People, last week was quite a week. I just went to Huntsville, Ala. with a platoon of journalists to endure the rigors of astronaut training. OK: high school student-level astronaut training. And let’s just say I am not only very pumped for the upcoming National Geographic program One Strange Rock and the second season of the rather amazing Mars. I am also going to be looking at those shows with seriously different eyes after what just happened.
After speaking to Space Camp experience directors, emeriti of NASA, actual astronauts, actors who play astronauts, and production folks behind these two very thought-provoking shows (about which I will be writing plenty more closer to their respective premieres), as well as some whip-smart TV and science journo-nauts, I have a few preliminary insights to share.
1. Space farts are a thing. Going potty in outer space is, unsurprisingly, complicated, involving a lot of gravity issues and containment and recycling of human waste. What they don’t always tell you is that people apparently seatbelt themselves to walls because if you let one rip in a weightless environment you might find yourself in the awkward situation of… propelling yourself through the space station.
2. Spider webs are different in space. So, some kid apparently wrote NASA asking if spiders can spin webs in space. Being devotees of knowledge for its own sake, a crew brought two cross spiders (a common variety of orb-weaver) to the space station. It took the arach-nauts some time to adjust to that, but once they did, they did what spiders do and built webs. Only these ones were three-dimensional and the silk had a greater tensile strength than it does on Earth. I just find that fascinating. (As a side note, spiders from Mars have not been discovered thus far, but in the future perhaps they’ll be spinning silk for human use up there, causing silkworms everywhere to sigh in relieved gratitude.)
3. Docking a module to the space station is really stressful. I mean, we all knew it was a simulation, but seriously, it was scary. Real astronauts must be the most Zen-calm people on or off the planet, because most of us were freaking out and we were on the ground inside a building.
4. Female instinct is still the best protector of eggs. One of the coolest things we did was to try to build a heat shield that would survive re-entry. We were given an array of materials we could use (including uncooked lasagna, thin sheets of cork and various fabrics). We were not really told much about the properties of the materials, but we were given a tutorial on the nature of the technologies employed in the construction of heat tiles. Our small shields would be clipped to a bracket. On one side, an egg (or “eggstronaut”). On the other, three solid minutes of direct 3000 degree blast from a blowtorch. My team was the only all-female one, and none of us were scientists. We discussed which materials might work best, and I was worried about aluminum foil because it was so thin but one of us remembered that in the oven, aluminum foil never gets as hot as what’s inside or under it. And when one of my colleagues asked why I was trying to shape it a certain way, I said, “I don’t know. Instinct.” We were the only team whose eggstronaut survived re-entry. So, like, women for the win. It was pretty cool. And so, importantly, was our egg.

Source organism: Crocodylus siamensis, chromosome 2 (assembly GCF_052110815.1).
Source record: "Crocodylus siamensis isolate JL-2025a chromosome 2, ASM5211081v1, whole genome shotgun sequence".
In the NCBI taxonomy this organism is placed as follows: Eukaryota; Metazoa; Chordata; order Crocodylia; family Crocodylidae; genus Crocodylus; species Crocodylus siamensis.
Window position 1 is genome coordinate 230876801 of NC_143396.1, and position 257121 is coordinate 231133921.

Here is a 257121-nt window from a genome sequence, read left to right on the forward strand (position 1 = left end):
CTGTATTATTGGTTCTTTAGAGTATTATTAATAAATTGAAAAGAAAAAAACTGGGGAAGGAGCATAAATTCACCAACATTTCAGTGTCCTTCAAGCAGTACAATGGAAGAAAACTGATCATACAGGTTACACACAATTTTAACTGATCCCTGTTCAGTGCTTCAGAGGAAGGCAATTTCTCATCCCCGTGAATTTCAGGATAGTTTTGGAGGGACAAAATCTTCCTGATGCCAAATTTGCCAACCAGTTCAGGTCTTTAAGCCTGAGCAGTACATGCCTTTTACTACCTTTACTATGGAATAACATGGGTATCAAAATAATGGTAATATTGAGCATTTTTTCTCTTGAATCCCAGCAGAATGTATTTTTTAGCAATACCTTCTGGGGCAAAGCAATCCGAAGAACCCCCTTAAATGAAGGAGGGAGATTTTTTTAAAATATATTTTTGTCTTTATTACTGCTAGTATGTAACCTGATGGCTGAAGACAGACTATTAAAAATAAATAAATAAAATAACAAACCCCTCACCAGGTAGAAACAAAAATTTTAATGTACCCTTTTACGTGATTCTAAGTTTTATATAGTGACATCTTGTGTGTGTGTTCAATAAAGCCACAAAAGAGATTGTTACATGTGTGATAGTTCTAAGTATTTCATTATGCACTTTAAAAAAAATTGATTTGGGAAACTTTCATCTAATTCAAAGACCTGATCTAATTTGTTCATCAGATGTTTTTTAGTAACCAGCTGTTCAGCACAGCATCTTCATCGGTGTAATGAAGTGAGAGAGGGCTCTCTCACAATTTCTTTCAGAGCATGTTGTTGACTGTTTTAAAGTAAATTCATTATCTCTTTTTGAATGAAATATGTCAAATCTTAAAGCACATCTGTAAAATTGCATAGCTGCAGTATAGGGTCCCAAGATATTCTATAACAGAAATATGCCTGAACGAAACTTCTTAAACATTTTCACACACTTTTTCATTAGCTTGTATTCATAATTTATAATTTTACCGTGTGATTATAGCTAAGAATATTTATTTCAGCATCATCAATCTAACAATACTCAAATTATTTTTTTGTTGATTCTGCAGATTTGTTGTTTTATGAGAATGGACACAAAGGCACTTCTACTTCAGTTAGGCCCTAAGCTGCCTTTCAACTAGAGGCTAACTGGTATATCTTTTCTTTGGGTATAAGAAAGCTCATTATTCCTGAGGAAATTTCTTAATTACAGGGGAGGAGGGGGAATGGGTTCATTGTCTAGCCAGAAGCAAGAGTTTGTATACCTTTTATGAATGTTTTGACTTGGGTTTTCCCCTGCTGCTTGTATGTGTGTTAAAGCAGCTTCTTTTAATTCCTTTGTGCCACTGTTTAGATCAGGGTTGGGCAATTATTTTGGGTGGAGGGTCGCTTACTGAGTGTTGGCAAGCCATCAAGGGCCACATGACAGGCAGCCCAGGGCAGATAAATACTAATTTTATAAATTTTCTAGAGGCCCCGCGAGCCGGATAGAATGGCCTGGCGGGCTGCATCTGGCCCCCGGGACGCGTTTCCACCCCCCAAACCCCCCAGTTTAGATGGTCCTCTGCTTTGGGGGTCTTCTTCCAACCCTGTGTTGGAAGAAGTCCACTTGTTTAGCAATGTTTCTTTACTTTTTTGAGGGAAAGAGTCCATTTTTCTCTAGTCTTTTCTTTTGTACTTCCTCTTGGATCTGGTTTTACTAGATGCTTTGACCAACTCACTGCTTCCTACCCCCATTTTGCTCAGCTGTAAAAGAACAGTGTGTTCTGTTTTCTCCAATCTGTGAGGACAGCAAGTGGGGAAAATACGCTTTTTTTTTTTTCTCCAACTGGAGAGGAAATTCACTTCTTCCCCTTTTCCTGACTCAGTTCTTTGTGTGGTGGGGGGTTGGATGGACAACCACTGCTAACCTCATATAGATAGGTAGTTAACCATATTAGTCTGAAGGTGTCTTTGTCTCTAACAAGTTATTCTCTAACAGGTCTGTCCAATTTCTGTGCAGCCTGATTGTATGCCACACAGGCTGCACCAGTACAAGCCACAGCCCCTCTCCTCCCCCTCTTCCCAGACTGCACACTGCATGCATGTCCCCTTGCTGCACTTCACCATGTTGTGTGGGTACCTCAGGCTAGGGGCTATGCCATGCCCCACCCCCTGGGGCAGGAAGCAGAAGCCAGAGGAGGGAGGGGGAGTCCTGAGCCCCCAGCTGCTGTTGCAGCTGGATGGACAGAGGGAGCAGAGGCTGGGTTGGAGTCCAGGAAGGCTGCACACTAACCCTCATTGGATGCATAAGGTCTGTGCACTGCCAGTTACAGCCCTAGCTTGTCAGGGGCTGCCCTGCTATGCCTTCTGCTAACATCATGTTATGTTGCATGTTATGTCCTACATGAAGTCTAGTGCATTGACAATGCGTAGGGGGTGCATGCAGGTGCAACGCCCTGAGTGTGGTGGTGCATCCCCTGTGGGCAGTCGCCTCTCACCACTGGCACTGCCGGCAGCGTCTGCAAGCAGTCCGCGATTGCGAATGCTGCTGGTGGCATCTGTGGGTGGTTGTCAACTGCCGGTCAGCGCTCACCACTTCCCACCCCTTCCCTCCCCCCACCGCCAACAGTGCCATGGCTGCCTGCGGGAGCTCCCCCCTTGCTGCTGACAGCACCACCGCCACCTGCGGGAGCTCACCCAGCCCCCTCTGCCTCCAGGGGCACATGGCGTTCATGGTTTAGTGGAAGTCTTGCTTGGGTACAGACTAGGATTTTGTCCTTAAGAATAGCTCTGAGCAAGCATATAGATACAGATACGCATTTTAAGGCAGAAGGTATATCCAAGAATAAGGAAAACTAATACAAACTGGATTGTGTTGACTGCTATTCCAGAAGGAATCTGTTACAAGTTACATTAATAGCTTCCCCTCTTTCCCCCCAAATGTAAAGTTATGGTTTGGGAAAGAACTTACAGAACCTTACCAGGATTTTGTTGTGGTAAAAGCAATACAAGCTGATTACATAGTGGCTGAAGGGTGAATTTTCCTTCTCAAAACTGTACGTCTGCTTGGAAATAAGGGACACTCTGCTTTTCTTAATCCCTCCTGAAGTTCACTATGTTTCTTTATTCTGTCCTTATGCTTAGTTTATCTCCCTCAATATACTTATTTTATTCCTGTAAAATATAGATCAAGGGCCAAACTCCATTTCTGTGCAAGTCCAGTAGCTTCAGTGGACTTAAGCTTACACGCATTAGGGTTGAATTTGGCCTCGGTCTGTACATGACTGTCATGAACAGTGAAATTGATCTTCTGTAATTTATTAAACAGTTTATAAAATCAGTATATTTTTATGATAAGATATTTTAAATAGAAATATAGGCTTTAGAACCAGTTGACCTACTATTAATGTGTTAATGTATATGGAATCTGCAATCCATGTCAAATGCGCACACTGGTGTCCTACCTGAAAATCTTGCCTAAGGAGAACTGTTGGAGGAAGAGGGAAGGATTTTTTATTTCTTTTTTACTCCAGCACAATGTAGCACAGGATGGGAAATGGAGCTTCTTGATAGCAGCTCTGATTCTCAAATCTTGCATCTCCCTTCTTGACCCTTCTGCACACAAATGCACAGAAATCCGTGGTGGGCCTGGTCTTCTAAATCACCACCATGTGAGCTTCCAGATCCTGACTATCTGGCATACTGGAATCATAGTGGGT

5. It is literally impossible for any civilian born between 1957 and 1988 to get through Space Camp without breaking into a David Bowie song at least twice. And for a couple of us, the throw down to insert a minimum of 10 lyrics from “Space Oddity” or “Life on Mars” into our Mission Control scripts during a Mars landing sim proved even more irresistible than gravity. (For the record, guys, I was not drunk at PAYCOM. I was specifically directed to create a Medical Anomaly at the panel by acting disoriented. Sheesh.)
6. It is actually incredibly satisfying to say, “Houston, we have a problem.”
7. If you ask ten film and TV nuts what they think is the best space movie, there will be no duplicate answers. Our group ranged from Contact to 2001 to Spaceballs, and one person narrowly escaped permanent ostracism for admitting that she despises Chewbacca. I believe the words “I want to push that furry asshole off a cliff” were uttered. (If you’re wondering if that was me, it wasn’t, though I can get pretty worked up about Jar-Jar.) And, for the record, I had to give it to the scene in Mars Attacks where the aliens are trying to kill Tom Jones, even with Plan Nine on the table.
8. National Geographic is doing some amazing work on science and science fiction programming and the range of thinkers and doers and actors they have in their stable is formidable. I’ve said it before: Sci-fi has never been my go-to genre. But these people just might convert me.
One Strange Rock premieres March 26 and Mars Season Two in Spring 2018 on National Geographic Channel. Stay tuned to Paste TV for more coverage in the coming months.
Amy Glynn is a poet, essayist and fiction writer who really likes that you can multi-task by reviewing television and glasses of Cabernet simultaneously. She lives in the San Francisco Bay Area.